When are Persimmons Ripe? Here's How to Harvest the Sweetest Fruit

These tips will help you tell when a persimmon is ripe and ready to pick.

harvesting persimmons

Helen Norman

The difference between a ripe persimmon and an unripe fruit is easy to see in the kitchen. A ripe fruit will find its way into baked goods, salads, and more delicious recipes. An unripe persimmon is quickly cast aside. An unripe fruit is full of tannins which give it strong astringency that is best described as dry, chalky, and intensely sour. To put it simply, unripe persimmons are inedible. A ripe persimmon, on the other hand, has a sweet and mellow flavor. Figuring out when this fall fruit turns tasty has long puzzled gardeners and cooks alike. These tips will help you tell when a persimmon is ripe so you can enjoy the sweetest fruit.

Know What Kind of Persimmon Tree You Have

American and Oriental persimmons trees are both commonly grown for their fall fruit. American persimmons are native to southern and eastern regions of the United States. A valuable food for wildlife and host to several types of pollinators, American persimmons produce fruit the size of a plum. Significantly more cold hardy that Oriental persimmons, American persimmon trees can withstand low temperatures down to 20℉ below zero. 

The fruit of Oriental persimmons is a little larger, about the size of a peach. Large fruit and productive trees make Oriental persimmons a popular choice in areas where they're hardy. 

When Are American Persimmons Ripe?

American persimmons ripen in early fall, between September and October in most parts of the country. The fruit takes on a deep orange-yellow hue and the skin becomes almost translucent when fully ripe. The fruit’s texture most reliably indicates when American persimmons are ripe. Unlike Oriental persimmons, which can be sweet when only slightly soft, American persimmons have the best flavor when they are mushy in texture. This perfect sweetness occurs just before the fruit rots. Yes, it’s a fine line but with regular monitoring, you can catch this delicious native fruit at its peak. 

When Are Oriental Persimmons Ripe?

Oriental persimmons often resemble slicing tomatoes clinging to the branches of a tree. A persimmon tree with a bountiful crop makes a colorful fall landscape plant just as the growing season is winding down. Oriental persimmons often ripen slightly later than their American cousins. Count on Oriental fruit to ripen in October or November. 

Color is an indicator of ripeness. The color of ripe Oriental persimmons varies by variety. Some varieties are deep orange when ripe, while other varieties are orange-yellow at optimum sweetness. If you know the variety of your tree, research its mature color. Unknown varieties call for trial and error to figure out their mature color. Texture is another reliable indicator of ripeness. Oriental persimmons are generally soft to the touch when ripe—you want a similar softness to that of a ripe tomato. The skin should give slightly but they don’t have to be so soft that they fall apart in your hand.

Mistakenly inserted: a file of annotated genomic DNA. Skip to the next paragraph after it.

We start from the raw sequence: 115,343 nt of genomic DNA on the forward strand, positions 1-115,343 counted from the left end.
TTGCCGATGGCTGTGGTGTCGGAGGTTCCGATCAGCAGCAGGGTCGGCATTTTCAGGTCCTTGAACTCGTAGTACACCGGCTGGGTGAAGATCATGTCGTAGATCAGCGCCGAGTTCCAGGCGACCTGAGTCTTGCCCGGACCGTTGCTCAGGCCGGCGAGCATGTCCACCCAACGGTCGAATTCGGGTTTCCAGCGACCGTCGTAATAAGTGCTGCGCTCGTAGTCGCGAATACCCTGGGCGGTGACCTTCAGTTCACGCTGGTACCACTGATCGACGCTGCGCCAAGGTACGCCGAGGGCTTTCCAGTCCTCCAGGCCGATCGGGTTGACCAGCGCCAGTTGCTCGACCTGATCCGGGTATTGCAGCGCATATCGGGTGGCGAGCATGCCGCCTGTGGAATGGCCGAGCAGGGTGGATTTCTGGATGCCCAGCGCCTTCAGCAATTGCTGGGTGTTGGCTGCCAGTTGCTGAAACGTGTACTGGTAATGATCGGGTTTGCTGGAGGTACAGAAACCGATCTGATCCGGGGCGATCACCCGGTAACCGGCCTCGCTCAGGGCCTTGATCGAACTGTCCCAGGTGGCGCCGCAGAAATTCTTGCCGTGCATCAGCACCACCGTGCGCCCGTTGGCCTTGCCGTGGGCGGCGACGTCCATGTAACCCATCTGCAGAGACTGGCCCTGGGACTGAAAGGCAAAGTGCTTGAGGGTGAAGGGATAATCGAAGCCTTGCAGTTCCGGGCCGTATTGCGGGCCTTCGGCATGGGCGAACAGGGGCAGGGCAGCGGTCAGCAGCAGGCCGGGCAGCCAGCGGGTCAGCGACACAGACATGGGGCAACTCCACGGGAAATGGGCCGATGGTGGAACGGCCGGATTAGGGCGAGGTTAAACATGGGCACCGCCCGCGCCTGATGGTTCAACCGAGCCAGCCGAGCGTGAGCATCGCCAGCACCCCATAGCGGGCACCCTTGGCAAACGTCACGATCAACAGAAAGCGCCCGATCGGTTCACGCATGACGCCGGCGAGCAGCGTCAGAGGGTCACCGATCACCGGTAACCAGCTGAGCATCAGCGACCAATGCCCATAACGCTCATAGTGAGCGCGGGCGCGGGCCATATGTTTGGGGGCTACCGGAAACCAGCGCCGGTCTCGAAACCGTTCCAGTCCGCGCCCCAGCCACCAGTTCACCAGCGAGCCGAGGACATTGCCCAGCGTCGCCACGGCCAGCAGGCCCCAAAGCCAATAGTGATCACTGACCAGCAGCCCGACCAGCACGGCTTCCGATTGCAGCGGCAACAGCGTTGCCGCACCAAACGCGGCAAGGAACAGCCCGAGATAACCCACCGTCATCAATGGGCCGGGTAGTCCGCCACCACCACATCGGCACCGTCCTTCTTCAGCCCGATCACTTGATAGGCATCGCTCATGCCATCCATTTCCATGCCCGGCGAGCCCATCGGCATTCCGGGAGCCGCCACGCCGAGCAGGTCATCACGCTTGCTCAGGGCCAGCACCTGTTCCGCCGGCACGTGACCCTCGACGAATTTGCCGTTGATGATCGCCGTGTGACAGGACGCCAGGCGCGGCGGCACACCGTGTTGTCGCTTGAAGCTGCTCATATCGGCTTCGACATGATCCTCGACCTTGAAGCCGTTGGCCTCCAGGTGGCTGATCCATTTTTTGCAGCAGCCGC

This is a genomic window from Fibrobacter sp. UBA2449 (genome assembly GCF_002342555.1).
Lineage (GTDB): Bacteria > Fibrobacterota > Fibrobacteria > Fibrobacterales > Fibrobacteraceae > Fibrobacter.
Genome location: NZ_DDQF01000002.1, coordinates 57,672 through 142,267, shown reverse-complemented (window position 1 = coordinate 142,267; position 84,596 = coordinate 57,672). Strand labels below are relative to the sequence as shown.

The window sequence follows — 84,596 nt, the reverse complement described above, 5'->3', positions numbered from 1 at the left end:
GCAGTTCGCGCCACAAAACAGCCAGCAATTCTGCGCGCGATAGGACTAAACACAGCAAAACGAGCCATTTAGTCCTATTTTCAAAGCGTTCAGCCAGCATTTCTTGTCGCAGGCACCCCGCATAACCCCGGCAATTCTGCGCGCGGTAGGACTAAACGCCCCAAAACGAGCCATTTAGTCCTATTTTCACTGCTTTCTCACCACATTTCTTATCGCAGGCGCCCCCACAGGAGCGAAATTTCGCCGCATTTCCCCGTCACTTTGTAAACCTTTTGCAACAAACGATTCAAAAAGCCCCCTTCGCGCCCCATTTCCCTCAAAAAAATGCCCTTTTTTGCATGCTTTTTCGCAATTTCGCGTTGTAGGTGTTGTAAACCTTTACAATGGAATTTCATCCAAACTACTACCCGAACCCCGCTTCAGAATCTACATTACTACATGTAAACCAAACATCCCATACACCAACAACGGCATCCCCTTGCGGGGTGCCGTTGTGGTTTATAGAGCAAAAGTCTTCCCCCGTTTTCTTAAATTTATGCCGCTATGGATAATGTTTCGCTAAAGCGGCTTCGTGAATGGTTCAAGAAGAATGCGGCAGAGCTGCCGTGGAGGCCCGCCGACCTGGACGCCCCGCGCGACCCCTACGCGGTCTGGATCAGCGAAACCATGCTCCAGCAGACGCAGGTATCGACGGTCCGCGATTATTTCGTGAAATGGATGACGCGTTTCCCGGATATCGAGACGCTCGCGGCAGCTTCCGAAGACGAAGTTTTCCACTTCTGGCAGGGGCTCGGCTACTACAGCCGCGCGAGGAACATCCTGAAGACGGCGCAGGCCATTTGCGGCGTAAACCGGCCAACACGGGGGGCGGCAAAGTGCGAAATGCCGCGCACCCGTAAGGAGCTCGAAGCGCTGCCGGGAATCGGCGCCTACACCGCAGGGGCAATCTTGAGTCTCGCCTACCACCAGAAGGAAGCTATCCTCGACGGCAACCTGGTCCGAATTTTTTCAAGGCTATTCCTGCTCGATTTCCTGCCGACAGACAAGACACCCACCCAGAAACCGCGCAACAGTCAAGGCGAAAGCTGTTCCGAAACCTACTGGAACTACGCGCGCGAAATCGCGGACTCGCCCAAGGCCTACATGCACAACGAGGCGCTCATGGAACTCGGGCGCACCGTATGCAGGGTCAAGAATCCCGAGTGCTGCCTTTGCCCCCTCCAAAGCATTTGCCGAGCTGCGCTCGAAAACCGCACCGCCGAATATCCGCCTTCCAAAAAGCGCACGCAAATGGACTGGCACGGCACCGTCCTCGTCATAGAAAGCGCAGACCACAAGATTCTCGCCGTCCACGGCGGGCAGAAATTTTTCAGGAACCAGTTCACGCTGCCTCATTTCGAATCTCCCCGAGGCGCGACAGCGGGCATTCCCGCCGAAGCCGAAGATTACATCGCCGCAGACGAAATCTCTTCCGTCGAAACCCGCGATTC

How to Ripen Persimmons After Harvest

Persimmons, like bananas, tomatoes, and peaches, will continue to ripen after they are picked. The key to a sweet, mellow-flavored persimmon is harvesting the fruit after it reaches mature size and color. The flesh will soften in time when the fruit is stored at room temperature. If persimmons are harvested before their size and color are fully developed, they will never fully ripen. 

No Frost? No Problem

There’s a common misconception that frost is necessary to ripen a persimmon. This is actually not true. In fact, immature persimmons that are nipped by frost will rot quickly. If persimmons are not ripe and a frost is predicted, the crop will likely be lost. While frost has nothing to do with ripening, it does enhance flavor of already ripe fruit. Ripe persimmons begin to dry after a frost and become sweeter as the sugar in them concentrates.

Which Persimmon Varieties to Grow 

Named varieties of persimmon trees produce the best fruit. Trees growing in the wild are usually seedling trees and their production varies. If you have space for a large tree, a 30- to 50-foot-tall and wide American or native persimmon tree will not only produce a crop of fruit for you, but an established tree will provide food and shelter for birds, insects, and other wildlife. For example, persimmon leaves are the favorite food of many native moth caterpillars, like Luna moth and regal moth. 

‘John Rick,’ ‘Even Golden,’ ‘Prok,’ and ‘Yates’ are excellent varieties of native American persimmons. The large trees are hardy in Zones 5-9 and will begin producing fruit about 4 years after planting. ‘Fuyu,’ ‘Tanenashi,’ Ichikikei Jiro,’ and ‘Hachiya’ are outstanding Oriental persimmon cultivars that will grow in Zones 6 or 7 and above. Expect Oriental cultivars to grow 10 to 20 feet tall and wide. For best fruit production, plant two or more persimmons in the same area.

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